Cooler Master Cosmos C700M Review

October 2, 2018 | 13:00

Tags: #atx #case #chassis #cosmos #e-atx #full-tower #modular #xl-atx

Companies: #cooler-master


If you thought there was a lot going on externally on the C700M, you haven’t seen anything yet. While the default layout follows standard full-tower design principles, a design ethos known as MasterConcept 2.0 means that the internals of the C700M are very modular. Pretty much all internal plates, trays, and brackets are removable, which means you can invert the layout or even rotate it for chimney-style airflow (think SilverStone Raven/Fortress cases).

As you can imagine, switching to a different layout involves significant extra build time, so it’s something you want to plan and commit to rather than experiment with. The C700M is unashamedly a case for those that love to tinker and plan their build down to the last detail, and its flexibility is admirable, although given the size we would appreciate the option for a dual-system build too. The downside, of course, is that you’re paying for the engineering work that’s made this doable, while likely only settling on one layout (possibly even the  default one), but flexibility like this does come at a cost and is reserved typically for beasts like this. Note, though, that an inverted layout is also possible on cheaper cases like the Be Quiet! Dark Base Pro 900 Rev. 2.

Back to the default layout, one awesome inclusion is the GPU bracket and PCIe riser cable that makes alternative GPU mounting methods available out of the box – the current trend is to make this an aftermarket extra. The PCIe cable is likely a significant contributor to the cost; the 200mm one from Cooler Master costs £25, but this one is double that length. The bracket allows you to mount your graphics card inside the chassis atop the PSU shroud either horizontally with the cooler facing up, vertically so that it faces the window, or even at an angle between 0° and 90° thanks to the rotation mechanism. You can even detach it from the PSU shroud and mount it instead to the so-called M.Port (modular rails to which the HDD trays also attach) so that it faces vertically downwards. And if you want to get even more creative, it’s handy having this bracket generally, as it pretty much allows you to put the card anywhere you mount the bracket. Grommeted holes on the back panel mean you can route video cables into the chassis as well.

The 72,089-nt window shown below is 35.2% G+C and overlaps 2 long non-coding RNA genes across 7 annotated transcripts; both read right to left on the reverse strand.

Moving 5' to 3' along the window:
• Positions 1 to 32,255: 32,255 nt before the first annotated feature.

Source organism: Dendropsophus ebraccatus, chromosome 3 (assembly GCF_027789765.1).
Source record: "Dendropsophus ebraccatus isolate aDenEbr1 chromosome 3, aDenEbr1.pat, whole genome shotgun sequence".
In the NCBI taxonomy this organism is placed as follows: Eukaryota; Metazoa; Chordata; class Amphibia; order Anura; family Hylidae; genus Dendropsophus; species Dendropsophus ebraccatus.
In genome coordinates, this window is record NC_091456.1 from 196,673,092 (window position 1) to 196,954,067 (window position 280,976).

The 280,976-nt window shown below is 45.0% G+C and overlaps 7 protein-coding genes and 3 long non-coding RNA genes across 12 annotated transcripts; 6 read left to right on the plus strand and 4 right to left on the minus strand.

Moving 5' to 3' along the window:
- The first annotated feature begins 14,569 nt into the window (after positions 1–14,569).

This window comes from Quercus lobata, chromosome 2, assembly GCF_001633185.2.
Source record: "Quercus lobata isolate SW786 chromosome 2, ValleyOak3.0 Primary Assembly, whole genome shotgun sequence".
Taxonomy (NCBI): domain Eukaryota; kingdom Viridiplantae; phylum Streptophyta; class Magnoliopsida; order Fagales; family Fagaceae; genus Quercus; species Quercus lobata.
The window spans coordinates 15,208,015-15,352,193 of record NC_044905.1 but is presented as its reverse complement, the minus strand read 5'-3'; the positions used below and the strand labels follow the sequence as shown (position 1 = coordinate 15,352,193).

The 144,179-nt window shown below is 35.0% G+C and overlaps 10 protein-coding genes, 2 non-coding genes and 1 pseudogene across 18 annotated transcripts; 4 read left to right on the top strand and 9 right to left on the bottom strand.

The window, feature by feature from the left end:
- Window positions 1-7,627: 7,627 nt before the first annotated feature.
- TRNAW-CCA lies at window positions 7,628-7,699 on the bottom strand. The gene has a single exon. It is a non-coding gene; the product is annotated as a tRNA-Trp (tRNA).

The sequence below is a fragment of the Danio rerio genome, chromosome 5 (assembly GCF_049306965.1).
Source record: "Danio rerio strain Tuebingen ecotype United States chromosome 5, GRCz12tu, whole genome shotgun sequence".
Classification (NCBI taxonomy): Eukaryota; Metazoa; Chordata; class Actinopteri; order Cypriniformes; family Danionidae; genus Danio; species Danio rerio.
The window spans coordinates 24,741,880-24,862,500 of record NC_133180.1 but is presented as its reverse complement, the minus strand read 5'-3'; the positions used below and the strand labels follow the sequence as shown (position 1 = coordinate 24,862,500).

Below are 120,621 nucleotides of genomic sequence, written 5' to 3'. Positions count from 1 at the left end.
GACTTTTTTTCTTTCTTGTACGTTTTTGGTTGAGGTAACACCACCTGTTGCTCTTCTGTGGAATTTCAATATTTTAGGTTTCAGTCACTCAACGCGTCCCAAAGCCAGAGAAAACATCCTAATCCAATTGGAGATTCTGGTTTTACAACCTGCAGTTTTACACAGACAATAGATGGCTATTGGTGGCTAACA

With so much space inside the C700M, building is pretty straightforward once you’ve got your layout sorted. Pre-installed motherboard mount help, but if you’re still struggling you can remove the motherboard tray completely and work on it externally. One niggle, though, is that the additional screws are not separated into convenient bags or boxes, which is unfortunate for something so premium.

Under the shroud, the PSU is elevated on its own bracket which has rubber padding. Units slot in from the right side, but if you have an exceptionally long PSU you may need to remove the front cable cover.

In the rare case that you need to install two 5.25” drives, you need to make use of extra brackets and add a few more steps to your build. This isn’t an issue, though, as we expect most will either ignore this section or remove the 5.25” support entirely in favour of water-cooling.